Zhao Tong, a Beijing-based senior fellow at the Carnegie Endowment for International Peace, said China’s lack of transparency about its program means such tests risk being read in Washington as a fundamental shift toward an offensive nuclear posture. “China never declares where it is going to stop,” Zhao said. “It appears to the United States as an open-ended nuclear buildup.”
Zhao added that he believes Beijing is convinced that the United States is bent on containing China’s rise. “China perceives much more strategic hostility from the U.S., which increases the perception that the U.S. will more easily escalate conflict to a nuclear level,” he said.
Pentagon spokesman John Kirby, like spokespeople at the White House and the Office of the Director of National Intelligence, declined to confirm the hypersonic test. But, Kirby said, “we have made clear our concerns about the military capabilities China continues to pursue, capabilities that only increase tensions in the region and beyond.”
The U.S. intelligence community in its annual threat assessment this year stated that Beijing will continue “the most rapid expansion and platform diversification of its nuclear arsenal in its history.” China intends to at least double the size of its nuclear stockpile during the next decade and to field a “nuclear triad,” referring to air-, sea- and land-based weapons systems, ODNI said.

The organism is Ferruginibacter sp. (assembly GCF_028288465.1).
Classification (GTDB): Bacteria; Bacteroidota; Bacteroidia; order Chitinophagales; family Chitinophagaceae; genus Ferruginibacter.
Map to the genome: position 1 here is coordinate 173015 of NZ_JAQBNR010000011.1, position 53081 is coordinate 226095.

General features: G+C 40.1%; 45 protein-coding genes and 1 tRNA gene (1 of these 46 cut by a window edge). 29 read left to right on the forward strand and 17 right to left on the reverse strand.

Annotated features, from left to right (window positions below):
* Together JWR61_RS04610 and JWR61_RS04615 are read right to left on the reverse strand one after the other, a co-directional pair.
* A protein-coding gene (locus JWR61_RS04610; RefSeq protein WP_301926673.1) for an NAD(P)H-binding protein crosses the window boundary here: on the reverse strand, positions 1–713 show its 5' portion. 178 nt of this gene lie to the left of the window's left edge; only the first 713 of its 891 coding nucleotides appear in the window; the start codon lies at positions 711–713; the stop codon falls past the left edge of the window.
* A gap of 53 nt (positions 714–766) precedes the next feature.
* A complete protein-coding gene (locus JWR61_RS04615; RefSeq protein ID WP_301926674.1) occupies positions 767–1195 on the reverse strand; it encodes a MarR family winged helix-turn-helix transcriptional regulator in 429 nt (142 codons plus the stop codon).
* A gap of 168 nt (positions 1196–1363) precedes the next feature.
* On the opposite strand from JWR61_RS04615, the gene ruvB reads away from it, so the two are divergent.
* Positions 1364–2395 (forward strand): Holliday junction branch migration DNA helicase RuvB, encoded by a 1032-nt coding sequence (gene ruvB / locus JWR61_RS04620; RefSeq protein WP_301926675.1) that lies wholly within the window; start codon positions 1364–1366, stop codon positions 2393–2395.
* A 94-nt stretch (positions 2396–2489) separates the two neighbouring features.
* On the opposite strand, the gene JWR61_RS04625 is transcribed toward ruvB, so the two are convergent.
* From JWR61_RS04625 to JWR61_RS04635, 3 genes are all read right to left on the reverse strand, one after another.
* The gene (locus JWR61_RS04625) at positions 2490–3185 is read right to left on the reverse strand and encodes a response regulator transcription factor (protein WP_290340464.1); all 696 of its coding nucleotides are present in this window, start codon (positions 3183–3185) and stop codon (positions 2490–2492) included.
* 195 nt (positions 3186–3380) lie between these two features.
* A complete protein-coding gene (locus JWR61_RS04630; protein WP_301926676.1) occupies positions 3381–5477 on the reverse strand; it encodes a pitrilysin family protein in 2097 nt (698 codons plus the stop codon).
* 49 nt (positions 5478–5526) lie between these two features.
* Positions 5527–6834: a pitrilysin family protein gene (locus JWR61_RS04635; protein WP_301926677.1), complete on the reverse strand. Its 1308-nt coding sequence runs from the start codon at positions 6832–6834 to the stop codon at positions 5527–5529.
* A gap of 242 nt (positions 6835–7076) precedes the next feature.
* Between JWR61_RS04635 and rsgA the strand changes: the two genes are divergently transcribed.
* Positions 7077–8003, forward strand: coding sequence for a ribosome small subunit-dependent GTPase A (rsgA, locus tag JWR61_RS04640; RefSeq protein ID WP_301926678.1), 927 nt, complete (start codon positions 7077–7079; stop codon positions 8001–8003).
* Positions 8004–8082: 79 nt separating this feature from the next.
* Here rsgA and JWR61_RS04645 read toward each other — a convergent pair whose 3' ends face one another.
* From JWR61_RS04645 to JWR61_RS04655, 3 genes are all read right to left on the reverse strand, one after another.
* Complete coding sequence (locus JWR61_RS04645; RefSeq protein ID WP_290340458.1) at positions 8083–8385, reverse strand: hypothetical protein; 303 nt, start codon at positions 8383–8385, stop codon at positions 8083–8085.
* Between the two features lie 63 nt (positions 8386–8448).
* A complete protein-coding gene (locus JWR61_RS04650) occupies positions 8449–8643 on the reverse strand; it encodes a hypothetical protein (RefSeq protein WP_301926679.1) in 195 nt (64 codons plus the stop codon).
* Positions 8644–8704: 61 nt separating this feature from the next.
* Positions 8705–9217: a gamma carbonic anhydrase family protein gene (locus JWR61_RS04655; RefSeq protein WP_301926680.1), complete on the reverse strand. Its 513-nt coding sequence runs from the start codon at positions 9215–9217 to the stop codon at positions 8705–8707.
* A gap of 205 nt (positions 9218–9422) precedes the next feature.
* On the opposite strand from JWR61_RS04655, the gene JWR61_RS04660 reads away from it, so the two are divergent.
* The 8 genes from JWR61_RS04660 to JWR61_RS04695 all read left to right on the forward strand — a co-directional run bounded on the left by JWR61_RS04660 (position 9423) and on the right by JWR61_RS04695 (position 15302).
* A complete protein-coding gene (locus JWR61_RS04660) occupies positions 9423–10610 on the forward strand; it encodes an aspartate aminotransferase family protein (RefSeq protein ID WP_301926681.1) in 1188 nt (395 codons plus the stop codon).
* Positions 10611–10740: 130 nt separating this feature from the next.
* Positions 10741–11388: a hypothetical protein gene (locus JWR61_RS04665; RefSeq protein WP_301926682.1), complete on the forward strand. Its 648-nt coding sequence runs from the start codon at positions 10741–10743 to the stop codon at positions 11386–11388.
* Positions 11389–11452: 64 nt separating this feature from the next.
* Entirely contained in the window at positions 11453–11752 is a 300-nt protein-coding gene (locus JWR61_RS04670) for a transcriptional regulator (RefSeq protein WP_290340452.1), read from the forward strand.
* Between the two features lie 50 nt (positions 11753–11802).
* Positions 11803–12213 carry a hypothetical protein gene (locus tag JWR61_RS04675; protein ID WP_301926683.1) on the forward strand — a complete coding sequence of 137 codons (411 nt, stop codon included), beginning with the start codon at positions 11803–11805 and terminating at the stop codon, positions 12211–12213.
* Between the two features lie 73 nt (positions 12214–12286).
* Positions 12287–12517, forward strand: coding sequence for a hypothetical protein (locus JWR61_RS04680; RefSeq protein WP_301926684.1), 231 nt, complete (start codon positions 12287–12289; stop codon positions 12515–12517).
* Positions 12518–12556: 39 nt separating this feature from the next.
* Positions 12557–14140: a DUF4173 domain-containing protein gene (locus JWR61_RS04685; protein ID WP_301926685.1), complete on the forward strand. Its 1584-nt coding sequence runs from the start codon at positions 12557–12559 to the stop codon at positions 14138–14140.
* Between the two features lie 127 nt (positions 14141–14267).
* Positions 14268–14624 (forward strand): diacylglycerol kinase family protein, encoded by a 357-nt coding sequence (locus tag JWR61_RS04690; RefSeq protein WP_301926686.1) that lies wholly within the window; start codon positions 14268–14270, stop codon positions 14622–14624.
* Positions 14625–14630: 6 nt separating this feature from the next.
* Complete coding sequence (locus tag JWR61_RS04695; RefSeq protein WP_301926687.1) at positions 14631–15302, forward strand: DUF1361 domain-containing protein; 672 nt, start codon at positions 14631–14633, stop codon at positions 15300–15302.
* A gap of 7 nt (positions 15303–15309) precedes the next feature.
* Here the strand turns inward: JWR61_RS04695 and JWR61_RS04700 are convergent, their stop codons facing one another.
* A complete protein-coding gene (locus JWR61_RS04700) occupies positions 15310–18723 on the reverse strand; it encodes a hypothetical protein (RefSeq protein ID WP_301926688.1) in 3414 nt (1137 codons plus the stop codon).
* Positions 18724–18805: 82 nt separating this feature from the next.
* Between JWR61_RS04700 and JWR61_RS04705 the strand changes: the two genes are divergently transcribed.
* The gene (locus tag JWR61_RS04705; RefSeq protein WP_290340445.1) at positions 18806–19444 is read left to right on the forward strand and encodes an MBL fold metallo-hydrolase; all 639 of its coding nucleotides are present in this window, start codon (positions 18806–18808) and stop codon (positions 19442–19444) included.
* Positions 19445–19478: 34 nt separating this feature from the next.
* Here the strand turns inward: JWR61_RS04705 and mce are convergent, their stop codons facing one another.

“Beijing is not interested in arms control agreements that restrict its modernization plans and will not agree to substantive negotiations that lock in U.S. or Russian nuclear advantages,” ODNI said. “China is building a larger and increasingly capable nuclear missile force that is more survivable, more diverse, and on higher alert than in the past,” including systems designed to ensure an intercontinental second-strike capability.
The head of U.S. Strategic Command, which is responsible for the military’s nuclear weapons mission, declined to confirm the Financial Times report. But Adm. Charles Richard told Stars and Stripes that the “breathtaking expansion of strategic and nuclear capabilities” means that “China can now execute any possible nuclear employment strategy.”
Richards has referred to China’s military advances as a “strategic breakout.”
Although China is unlikely to reach nuclear parity with the United States and Russia in the foreseeable future, the buildup of silos is significant by Chinese standards, as well as in international historical context, the Bulletin of the Atomic Scientists said in a report in September.
“The number of apparent missile silos under construction is similar to the total number of nuclear warheads in the current Chinese stockpile; it exceeds the number of missile silos operated by Russia; it is approaching the number of silos operated by the United States; and it constitutes the largest silo construction since the United States and Russia established their ICBM forces during the Cold War,” the report said.